Aerial images of Hawaii captured the devastating lava flows from the Kilauea volcano which destroyed hundreds of homes in one night, including the Big Island county mayor’s second home.
Hawaii County Mayor Harry Kim’s home was among the at least 159 houses in Kapoho Beach Lots and Vacationland wiped out by lava flows on Monday night.
But Janet Snyder, a spokeswoman for Hawaii County on the Big Island, said they believe the number could be much higher – in the hundreds. The mass destruction in one night more than doubles the 117 confirmed homes that have been destroyed since Hawaii’s Kilauea volcano began erupting May 3 – making it the most destructive day since the eruption began.
‘Harry had a premonition this was going to happen,’ she told the Honolulu Star-Advertiser. ‘Vacationland is almost totally destroyed.’
County Managing Director Wil Okabe said his own vacation home in Kapoho Beach Lots was also threatened. Okabe described the area as a mix of vacation rentals and year-round residences.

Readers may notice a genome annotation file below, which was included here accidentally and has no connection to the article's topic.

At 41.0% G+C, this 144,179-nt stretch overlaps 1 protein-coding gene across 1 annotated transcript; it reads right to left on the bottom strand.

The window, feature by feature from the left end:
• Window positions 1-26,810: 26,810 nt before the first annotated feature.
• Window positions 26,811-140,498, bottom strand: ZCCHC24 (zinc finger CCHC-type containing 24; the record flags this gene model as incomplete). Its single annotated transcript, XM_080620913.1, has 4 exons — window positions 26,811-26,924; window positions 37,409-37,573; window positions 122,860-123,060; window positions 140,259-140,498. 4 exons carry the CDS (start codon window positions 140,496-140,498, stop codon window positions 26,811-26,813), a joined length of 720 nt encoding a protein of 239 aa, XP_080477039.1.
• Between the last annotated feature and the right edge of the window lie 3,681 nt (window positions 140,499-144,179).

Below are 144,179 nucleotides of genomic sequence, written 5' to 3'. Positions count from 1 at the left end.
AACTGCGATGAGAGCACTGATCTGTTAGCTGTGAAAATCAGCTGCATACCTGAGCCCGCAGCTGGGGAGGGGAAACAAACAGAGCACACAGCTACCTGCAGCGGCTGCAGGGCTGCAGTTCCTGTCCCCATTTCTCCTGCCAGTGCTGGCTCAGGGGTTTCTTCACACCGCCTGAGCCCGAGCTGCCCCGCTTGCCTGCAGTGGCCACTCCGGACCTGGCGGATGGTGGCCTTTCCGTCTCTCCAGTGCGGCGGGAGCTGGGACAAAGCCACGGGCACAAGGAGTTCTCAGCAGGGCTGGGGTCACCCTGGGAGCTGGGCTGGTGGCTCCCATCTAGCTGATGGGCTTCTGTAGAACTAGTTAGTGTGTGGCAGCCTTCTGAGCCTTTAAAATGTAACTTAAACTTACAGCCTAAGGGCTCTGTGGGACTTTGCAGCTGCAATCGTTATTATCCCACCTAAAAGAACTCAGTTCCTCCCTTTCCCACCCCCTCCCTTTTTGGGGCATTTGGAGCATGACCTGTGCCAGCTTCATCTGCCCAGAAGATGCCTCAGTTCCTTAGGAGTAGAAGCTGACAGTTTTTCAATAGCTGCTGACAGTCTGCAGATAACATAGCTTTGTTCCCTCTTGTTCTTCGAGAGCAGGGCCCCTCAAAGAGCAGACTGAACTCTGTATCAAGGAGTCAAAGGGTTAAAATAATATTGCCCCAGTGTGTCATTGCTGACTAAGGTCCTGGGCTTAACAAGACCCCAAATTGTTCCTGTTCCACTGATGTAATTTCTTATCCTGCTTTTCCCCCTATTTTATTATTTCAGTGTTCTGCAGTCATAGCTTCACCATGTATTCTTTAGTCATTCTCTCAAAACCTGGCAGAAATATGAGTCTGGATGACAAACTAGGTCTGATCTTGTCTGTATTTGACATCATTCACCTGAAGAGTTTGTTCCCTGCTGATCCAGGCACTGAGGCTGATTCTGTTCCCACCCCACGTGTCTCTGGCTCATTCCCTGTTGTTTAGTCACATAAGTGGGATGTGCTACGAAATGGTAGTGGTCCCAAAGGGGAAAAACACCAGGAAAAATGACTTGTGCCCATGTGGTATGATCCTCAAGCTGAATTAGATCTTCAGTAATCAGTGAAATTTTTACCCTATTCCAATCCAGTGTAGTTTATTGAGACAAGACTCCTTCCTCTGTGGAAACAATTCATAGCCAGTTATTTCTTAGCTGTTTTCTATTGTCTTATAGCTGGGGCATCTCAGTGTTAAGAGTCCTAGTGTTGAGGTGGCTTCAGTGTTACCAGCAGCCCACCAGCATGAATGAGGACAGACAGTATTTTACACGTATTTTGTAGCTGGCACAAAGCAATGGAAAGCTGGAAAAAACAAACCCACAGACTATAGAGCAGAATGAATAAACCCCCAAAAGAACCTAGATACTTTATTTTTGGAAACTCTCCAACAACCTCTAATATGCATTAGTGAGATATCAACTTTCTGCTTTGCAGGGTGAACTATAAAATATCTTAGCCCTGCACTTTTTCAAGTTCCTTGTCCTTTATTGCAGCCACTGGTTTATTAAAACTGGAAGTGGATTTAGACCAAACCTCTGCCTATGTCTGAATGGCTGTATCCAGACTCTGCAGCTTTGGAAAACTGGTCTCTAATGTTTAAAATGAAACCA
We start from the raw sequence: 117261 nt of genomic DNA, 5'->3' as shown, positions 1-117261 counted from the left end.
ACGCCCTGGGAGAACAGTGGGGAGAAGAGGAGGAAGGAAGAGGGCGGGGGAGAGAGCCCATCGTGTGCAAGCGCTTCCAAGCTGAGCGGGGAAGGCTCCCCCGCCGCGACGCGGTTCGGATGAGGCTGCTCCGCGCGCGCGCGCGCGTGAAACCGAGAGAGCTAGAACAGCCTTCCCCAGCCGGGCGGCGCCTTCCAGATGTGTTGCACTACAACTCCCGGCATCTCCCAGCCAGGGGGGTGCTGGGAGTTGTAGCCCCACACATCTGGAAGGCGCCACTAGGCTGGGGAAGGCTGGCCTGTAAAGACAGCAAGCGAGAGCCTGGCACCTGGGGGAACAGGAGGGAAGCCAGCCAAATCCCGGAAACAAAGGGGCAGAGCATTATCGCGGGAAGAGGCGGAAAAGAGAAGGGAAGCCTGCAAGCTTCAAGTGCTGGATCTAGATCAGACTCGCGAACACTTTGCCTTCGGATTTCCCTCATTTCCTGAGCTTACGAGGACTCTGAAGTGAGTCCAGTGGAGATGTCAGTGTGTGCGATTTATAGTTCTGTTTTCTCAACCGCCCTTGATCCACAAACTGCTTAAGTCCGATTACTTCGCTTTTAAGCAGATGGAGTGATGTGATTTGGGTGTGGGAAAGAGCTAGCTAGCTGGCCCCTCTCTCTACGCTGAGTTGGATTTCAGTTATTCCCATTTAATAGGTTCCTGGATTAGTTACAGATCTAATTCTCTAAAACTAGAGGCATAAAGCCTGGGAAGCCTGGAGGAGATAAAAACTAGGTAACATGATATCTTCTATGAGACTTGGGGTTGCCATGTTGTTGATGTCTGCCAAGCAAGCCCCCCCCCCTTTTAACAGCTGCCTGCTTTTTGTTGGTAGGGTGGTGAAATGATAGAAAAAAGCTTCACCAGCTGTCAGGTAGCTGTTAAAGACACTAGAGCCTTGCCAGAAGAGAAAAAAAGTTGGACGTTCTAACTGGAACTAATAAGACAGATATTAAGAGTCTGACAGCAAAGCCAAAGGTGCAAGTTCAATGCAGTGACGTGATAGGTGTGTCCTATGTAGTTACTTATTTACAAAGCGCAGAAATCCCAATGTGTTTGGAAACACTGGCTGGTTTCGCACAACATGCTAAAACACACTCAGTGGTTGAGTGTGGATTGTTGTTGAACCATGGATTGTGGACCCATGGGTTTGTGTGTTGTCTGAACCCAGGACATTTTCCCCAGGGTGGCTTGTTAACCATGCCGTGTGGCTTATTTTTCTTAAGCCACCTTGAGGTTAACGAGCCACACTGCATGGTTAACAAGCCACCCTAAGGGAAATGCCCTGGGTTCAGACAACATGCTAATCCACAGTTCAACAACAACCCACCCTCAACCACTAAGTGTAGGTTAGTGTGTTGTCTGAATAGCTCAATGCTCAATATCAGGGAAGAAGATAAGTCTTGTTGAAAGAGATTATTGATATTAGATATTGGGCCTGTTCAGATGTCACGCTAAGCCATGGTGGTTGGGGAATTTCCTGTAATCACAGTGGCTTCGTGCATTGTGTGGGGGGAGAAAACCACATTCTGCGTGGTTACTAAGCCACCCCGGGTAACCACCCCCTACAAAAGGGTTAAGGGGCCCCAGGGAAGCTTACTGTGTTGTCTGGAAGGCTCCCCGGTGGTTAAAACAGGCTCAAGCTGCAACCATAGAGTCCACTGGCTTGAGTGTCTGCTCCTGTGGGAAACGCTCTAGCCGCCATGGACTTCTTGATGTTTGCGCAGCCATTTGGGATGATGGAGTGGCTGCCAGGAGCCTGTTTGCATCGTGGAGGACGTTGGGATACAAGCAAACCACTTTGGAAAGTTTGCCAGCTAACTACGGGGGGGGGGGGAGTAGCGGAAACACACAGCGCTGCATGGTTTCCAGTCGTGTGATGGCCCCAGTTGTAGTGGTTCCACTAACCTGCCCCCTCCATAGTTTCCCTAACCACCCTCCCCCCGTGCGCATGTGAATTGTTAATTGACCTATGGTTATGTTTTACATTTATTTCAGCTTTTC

‘For us it’s more of a vacation area, but for those who live there permanently, they’re trying to figure out where they’re going to be living,’ he said.
‘He was very depressed,’ Okabe said of how Kim felt about losing his vacation home. Kim and Okabe live in Hilo, the county’s seat, which is more than an hour drive from the Kapoho area.
Those who live or vacation in the area were mourning the loss of popular tide-pools where kids enjoyed swimming.
Thankfully, the area had already been evacuated so no injuries or casualties were reported.
A magnitude-5.5 earthquake also shook the area, causing further damage, on Tuesday.
On Monday evening, lava poured into the Kapoho Bay, releasing toxic steam and tiny glass particles, all but covering the bay and most of Vacationland. Witnesses also report a cloud of ash was sent billowing a mile into the sky.
The bright red lava flows in Hawaii can get as hot as 1,165 F, with the temperature of the glowing orange flows reaching more than 1,600 F – igniting trees, roads, buildings or anything in its path.
‘There’s a lot of destruction,’ Talmadge Magno, Hawaii County Civil Defense administrator, told CBS affiliate KGMB-TV. ‘It’s like a flood – it’s just pouring out, covering everything in its path. It looks like there’s no stopping it.’
Lava continued to flow at a much slower pace into the bay on Tuesday.
The eruptions have caused chaos across Hawaii since they began on May 3, which have caused earthquakes, volcanic ash smog or ‘vog’ and acid rain, giant fissures and cracks across the islands, and lava destroying anything that stands in its way.